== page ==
Traffic delays to the west and south of Dunedin city are expected to last at least several weeks.
A large slip has opened up a crack in Portobello Road, which is slowing motorists around Turnbulls Bay.
Work to repair the road will take about three weeks, during which time traffic is being diverted.
There's also major roadworks on State Highway One through the city's southern suburbs.
January exports have fallen significantly in the last year, down $371m.
The major drivers are milk powder, butter and cheese products.
They've fallen 30% overall.
January exports brought in $3.7b.
Lower milk powder prices are a massive factor in the downturn.
Not even record quantities of meat exports for the month could balance the drop in dairy.
Local politicians are clashing over employment law, and in particular the subject of zero hour contracts.
Dunedin North MP David Clark, of the Labour Party, wants them abolished, and that's attracted criticism from National minister Michael Woodhouse.
But the pair have managed to find some common ground.
The highs and lows of leadership are being explored by the top secondary school pupils from around the region.
More than 50 are taking part in a prefects training course at Otago Polytechnic's Dunedin campus.
And while they're hearing from a range of facilitators, it's their social interaction with one another that's a critical part of the programme.
Ten local police officers have said goodbye to their hair to raise money for cancer sufferers.
They've had their heads shaved during a public demonstration in the Octagon, ahead of the Relay For Life charity event.
Dunedin's again hosting the New Zealand International Early Music Festival.
Drawing on last year's success, organisers are excited about showcasing 1000 years of Western European music.
And they hope this year's expanded programme will help introduce the old world to some new fans.
The Dunedin Sound is being remixed for local audiences by an array of familiar musicians.
They're putting a new twist on some well-known numbers for a special concert.
Local singer Molly Devine is one of the University of Otago students involved, and she's here to tell us about it.
More money for Dunedin Hospital is being pledged by Health Minister Jonathan Coleman.
He's just toured the hospital, while in Dunedin for the local Cricket World Cup match.
And while his visit drew attention from health board heavyweights, it was the sight of other big names that had patients excited.
A Dunedin man with terminal cancer has raised enough money to support two internships for blood cancer research.
A first of its kind book sorting machine has been installed at the Dunedin City Library.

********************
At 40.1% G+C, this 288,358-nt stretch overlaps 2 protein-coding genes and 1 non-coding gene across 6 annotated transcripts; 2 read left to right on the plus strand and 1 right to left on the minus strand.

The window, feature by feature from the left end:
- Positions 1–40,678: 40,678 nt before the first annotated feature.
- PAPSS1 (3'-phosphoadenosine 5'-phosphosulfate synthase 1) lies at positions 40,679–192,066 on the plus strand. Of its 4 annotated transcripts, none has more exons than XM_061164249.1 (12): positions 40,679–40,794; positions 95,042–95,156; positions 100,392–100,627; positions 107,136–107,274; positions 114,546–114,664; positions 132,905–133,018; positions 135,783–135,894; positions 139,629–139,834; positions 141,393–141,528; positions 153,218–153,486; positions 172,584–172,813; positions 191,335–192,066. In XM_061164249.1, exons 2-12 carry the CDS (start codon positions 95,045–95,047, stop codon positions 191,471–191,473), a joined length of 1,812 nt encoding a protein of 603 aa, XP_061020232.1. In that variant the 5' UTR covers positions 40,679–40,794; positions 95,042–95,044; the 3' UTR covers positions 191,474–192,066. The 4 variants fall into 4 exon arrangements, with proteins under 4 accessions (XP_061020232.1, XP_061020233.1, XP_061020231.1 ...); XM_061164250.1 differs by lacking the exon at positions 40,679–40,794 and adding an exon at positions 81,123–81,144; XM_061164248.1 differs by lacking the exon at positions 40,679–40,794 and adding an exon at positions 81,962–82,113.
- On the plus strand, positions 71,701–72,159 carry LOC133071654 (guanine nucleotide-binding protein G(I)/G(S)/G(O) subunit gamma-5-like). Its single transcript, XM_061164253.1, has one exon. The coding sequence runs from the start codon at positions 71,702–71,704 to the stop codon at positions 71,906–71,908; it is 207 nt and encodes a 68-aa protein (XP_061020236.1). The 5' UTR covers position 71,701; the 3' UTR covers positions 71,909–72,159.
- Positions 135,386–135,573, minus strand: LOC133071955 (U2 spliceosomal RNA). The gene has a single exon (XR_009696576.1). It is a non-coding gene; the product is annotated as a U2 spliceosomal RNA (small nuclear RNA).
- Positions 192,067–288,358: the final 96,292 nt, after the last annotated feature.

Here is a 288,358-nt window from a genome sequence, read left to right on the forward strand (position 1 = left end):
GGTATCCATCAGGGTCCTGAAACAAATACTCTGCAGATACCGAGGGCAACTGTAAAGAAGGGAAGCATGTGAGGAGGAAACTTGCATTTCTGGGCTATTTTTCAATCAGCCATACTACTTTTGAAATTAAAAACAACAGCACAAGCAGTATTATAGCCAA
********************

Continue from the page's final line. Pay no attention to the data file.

It's been custom built for the central library by an Australian technology firm.
And it's already making life easier for staff.
Afghanistan has taken on Scotland at the University Oval.
It's the last of three locally hosted matches in this year's Cricket World Cup.
And the tournament's brought more than just sport to the city.
The aggravated robbery of an elderly Dunedin man, following a home invasion, has resulted in two arrests.
Police have charged two men in their twenties in relation to the incident, which happened last week.
The young men allegedly threatened the 79 year old in his Mornington home, demanding money.
Dunedin's Shanton store is one of the only ones remaining open across the country.
The company's in voluntary administration, and its sale is being negotiated with five interested parties.
Shanton owes more than $7m to creditors, including staff and Inland Revenue.
Of the 37 stores nationwide, only ten will remain open, and 70 full time equivalent staff have lost their jobs as a result.
The best pipe bands in the South Island have competed in Dunedin, ahead of the national championships.
Hundreds of pipers, drummers and ensemble members spent the weekend demonstrating their skills to judges and crowd members.
Their two days of competition filled the Octagon, to the delight of some and the distraction of others.
The latest local crime trend involves the breaking into of vehicles parked in the Brockville area.
Thieves have been active in the suburb this week, with police investigating three incidents from the last couple of days.
Officers say it's a result of opportunistic thieves targeting unlocked vehicles.
Items recently stolen from Brockville cars include wallets, a handbag and cash.
A sold-out annual benefit dinner to raise money for local medical research has surpassed previous fundraising efforts.
The dinner was organised and hosted by the Otago Medical Research Foundation.
It generated about $75,000.
That's a significant increase on last year's $58,000.
And it's more than double the $35,000 raised in 2013.
A local businesswoman is at the centre of several new strategies and partnerships making a big impact nationwide.
Emily Wheeldon is the managing director of Human Connections Group, and she's here to tell us about some of the projects she's involved in.
The fastest broadband speeds in the southern hemisphere are now officially available in Dunedin.
And that's been celebrated with a special gigatown launch ceremony.
But with less than half of the planned infrastructure installed, the city's internet revolution has only just begun.
The Dunedin City Council is investigating whether to spend money improving the façade of the Wall Street Mall.
The performance of the Southern District Health Board is in the national spotlight.
Details about its latest health targets have been released by the Ministry of Health.
Data shows the SDHB is excelling in some areas, but lagging behind in others.